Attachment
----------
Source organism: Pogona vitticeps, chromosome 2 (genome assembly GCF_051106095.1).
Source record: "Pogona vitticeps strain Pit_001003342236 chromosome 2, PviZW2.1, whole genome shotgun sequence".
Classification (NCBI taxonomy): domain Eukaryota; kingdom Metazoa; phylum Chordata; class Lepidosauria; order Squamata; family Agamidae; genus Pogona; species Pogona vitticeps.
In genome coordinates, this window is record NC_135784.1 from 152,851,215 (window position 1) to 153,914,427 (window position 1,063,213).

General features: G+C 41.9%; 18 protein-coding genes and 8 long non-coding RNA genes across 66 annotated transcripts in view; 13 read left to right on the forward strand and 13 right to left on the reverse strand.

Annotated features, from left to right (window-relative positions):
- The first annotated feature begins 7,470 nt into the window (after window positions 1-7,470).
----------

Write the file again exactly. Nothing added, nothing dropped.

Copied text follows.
Source organism: Pogona vitticeps, chromosome 2 (genome assembly GCF_051106095.1).
Source record: "Pogona vitticeps strain Pit_001003342236 chromosome 2, PviZW2.1, whole genome shotgun sequence".
Classification (NCBI taxonomy): domain Eukaryota; kingdom Metazoa; phylum Chordata; class Lepidosauria; order Squamata; family Agamidae; genus Pogona; species Pogona vitticeps.
In genome coordinates, this window is record NC_135784.1 from 152,851,215 (window position 1) to 153,914,427 (window position 1,063,213).

General features: G+C 41.9%; 18 protein-coding genes and 8 long non-coding RNA genes across 66 annotated transcripts in view; 13 read left to right on the forward strand and 13 right to left on the reverse strand.

Annotated features, from left to right (window-relative positions):
- The first annotated feature begins 7,470 nt into the window (after window positions 1-7,470).